"The rally has crystallized one thing that's outstanding for a community of our kind," said Tom Mills, executive editor of the Frederick News Post, which wrote three editorials about the "bitter truths" of "our constitutional rights." "It's crystallized a total unity among the people that they want to continue the peace and quiet we've had since 1968."

The impending rally has preoccupied both the people of Braddock Heights and many of the more civic-minded residents of Frederick since March 1, when it leaked out that Grand Dragon LaRicci came to the county office building to get Health Department permits for a rally for "200 white gentile persons" June 28.

"At first everybody was taken aback," said County Commission President Mary Williams. "We couldn't believe it could happen in Frederick County." m

The Klan is holding the rally in Frederick County, according to LaRicci, because that's where the Klan found a site to hold a rally, a six-acre tract owned by David Ament, 59, a quixotic 300-pound man with a full salt-and-pepper beard, Ament gave a reporter a Klan newspaper from his briefcase but said "no comment" when asked if he was a member of the Klan. Neighbors say they have seen his brass KKK medallion and robe.

Until he leased his land to the Klan Ament was nearly a stranger to his neighbors. Although he has lived in Braddock Heights most of his life, he is known only as the man who sometimes rode his motorcycle down the street wearing a gun on his hip, and the man who put five-ton rocks around his lawn next the the firehouse to keep people coming to play bingo there from parking on his property.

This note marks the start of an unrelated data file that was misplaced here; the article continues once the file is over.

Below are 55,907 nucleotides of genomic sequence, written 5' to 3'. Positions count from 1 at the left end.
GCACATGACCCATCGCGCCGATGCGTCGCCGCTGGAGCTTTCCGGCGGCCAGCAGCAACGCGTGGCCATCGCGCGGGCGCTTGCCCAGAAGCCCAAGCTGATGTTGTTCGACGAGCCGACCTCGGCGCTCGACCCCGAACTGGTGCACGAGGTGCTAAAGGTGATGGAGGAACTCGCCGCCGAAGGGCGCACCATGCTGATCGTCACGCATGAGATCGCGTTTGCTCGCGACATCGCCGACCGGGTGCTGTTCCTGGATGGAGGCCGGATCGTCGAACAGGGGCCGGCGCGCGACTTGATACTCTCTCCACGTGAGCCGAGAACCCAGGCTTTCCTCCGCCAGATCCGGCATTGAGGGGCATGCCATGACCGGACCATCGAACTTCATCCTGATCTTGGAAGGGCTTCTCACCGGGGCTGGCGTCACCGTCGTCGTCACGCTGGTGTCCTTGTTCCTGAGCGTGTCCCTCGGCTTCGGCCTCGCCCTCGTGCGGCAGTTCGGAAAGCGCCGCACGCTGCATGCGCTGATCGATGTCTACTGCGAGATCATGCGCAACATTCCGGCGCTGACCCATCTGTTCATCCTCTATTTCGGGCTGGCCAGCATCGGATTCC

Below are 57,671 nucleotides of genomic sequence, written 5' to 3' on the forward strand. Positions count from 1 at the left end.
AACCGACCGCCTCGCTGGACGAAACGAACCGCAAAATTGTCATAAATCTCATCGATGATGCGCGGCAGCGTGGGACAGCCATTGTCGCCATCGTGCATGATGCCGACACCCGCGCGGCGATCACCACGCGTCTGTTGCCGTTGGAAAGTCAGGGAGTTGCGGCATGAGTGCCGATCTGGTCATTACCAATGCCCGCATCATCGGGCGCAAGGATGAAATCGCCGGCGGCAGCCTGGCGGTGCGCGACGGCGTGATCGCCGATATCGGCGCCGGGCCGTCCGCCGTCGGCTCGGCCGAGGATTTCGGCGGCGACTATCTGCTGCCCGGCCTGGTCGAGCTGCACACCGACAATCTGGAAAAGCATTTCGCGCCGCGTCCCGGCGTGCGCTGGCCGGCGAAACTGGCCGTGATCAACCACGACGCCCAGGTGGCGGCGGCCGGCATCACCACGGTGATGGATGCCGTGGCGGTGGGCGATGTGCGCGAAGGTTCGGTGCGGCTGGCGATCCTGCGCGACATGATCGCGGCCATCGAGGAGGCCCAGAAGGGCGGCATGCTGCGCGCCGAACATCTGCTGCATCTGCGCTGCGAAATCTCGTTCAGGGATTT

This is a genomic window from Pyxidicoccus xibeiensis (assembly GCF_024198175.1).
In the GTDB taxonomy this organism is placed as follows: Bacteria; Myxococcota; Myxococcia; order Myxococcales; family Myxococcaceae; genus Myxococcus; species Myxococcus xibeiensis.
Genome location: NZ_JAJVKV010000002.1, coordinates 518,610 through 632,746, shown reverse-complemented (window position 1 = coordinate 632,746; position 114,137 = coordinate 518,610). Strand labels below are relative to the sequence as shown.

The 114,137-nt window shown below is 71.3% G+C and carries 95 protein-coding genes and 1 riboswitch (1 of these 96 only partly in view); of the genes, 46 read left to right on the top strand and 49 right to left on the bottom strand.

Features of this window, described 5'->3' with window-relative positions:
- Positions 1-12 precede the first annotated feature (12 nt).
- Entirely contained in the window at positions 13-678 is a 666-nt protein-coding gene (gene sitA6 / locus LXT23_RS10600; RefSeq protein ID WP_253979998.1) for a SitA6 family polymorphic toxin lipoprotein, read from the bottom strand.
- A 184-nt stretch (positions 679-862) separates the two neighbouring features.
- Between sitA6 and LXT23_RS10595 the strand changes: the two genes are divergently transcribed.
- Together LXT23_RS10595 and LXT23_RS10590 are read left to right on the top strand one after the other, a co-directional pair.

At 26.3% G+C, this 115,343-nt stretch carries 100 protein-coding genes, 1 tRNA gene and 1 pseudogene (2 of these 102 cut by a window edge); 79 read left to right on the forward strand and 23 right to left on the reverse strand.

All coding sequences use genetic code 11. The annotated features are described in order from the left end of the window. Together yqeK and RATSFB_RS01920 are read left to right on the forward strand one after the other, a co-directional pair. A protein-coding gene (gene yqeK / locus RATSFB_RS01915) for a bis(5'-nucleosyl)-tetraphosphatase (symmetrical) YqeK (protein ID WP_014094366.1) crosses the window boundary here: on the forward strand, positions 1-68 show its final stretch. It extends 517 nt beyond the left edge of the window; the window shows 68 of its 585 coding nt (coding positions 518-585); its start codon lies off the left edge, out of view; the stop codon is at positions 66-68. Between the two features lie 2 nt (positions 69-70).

"People were asking, 'Who the hell is David Ament?'" recalled one resident.

Opposition to the rally in both Braddock Heights and Frederick, sprang up instantly, and 200 people jammed a meeting in April.

"A man stood up and said he saw his father run into the woods to get away from the Klan," recounted Nickens. "He said he took a vow then never to run from the Klan. It sent a shiver through the crowd."

Nickens felt the county could have done more to block the rally. But about the only legal weapons the government could use were health regulations. The Klan was planning to serve hot dogs, and hot dogs, according to the health department, are "potentially hazardous foods."

The cooking water has to be at least 140 degrees Fahrenheit. Then there were the sanitation measures. The Klan had to have at least two portable toilets.

Since they had Ament's permission to burn a cross, the Klansmen only had to notify the fire department, and make sure the cross was 300 feet from the pine forests to the south where the land tilts away south toward Sugarloaf Mountain.

Most whites say racial tensions and discrimination in Frederick County are restricted to subtle forms.

"Ten years ago I could have imagined that the Klan would have been greeted with open arms," said Mills. "People have learned to live together." g

But one black homeowner in Braddock Heights -- one of the half-dozen black families whom the state police have visited to reassure -- is embittered by his neighbors' readiness to accept the Klan's right to rally in their midst.

"If I had a rally for a black militant group in the neighborhood I would probably be run out, shot out or burnt at the stake. The state police wouldn't come to our house friendly like they did. [My neighbors] just sit and do nothing."

Braddock Heights, according to local history books, was the home of the mythical snallygaster, a winged screeching hybird of vampire and tiger that according to 19th century legend preferred to eat black people.

"They found out later," said Lord Nickens, who used to live in the area. "It was just an owl."